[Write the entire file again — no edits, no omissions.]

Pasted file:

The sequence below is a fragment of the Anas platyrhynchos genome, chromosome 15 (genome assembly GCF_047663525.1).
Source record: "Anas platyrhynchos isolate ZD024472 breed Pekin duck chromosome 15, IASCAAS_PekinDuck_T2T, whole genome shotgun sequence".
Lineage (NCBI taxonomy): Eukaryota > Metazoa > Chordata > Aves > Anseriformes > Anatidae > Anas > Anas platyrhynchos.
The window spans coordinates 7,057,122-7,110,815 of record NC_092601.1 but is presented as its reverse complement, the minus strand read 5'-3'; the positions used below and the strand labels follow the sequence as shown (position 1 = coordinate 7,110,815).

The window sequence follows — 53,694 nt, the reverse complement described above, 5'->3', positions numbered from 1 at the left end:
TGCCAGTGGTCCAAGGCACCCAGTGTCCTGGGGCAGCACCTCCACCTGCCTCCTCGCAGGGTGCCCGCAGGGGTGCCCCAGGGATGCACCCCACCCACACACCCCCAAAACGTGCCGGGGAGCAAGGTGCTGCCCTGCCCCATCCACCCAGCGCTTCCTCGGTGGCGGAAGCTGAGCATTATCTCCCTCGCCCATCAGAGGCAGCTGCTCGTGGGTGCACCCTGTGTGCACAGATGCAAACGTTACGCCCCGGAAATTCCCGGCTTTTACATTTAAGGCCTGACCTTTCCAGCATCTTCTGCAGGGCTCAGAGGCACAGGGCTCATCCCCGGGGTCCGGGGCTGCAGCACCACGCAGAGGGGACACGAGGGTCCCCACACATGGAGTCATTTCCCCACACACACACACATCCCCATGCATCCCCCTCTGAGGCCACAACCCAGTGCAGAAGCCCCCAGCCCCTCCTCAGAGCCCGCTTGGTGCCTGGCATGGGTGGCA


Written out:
The sequence below is a fragment of the Anas platyrhynchos genome, chromosome 15 (genome assembly GCF_047663525.1).
Source record: "Anas platyrhynchos isolate ZD024472 breed Pekin duck chromosome 15, IASCAAS_PekinDuck_T2T, whole genome shotgun sequence".
Lineage (NCBI taxonomy): Eukaryota > Metazoa > Chordata > Aves > Anseriformes > Anatidae > Anas > Anas platyrhynchos.
The window spans coordinates 7,057,122-7,110,815 of record NC_092601.1 but is presented as its reverse complement, the minus strand read 5'-3'; the positions used below and the strand labels follow the sequence as shown (position 1 = coordinate 7,110,815).

The window sequence follows — 53,694 nt, the reverse complement described above, 5'->3', positions numbered from 1 at the left end:
TGCCAGTGGTCCAAGGCACCCAGTGTCCTGGGGCAGCACCTCCACCTGCCTCCTCGCAGGGTGCCCGCAGGGGTGCCCCAGGGATGCACCCCACCCACACACCCCCAAAACGTGCCGGGGAGCAAGGTGCTGCCCTGCCCCATCCACCCAGCGCTTCCTCGGTGGCGGAAGCTGAGCATTATCTCCCTCGCCCATCAGAGGCAGCTGCTCGTGGGTGCACCCTGTGTGCACAGATGCAAACGTTACGCCCCGGAAATTCCCGGCTTTTACATTTAAGGCCTGACCTTTCCAGCATCTTCTGCAGGGCTCAGAGGCACAGGGCTCATCCCCGGGGTCCGGGGCTGCAGCACCACGCAGAGGGGACACGAGGGTCCCCACACATGGAGTCATTTCCCCACACACACACACATCCCCATGCATCCCCCTCTGAGGCCACAACCCAGTGCAGAAGCCCCCAGCCCCTCCTCAGAGCCCGCTTGGTGCCTGGCATGGGTGGCA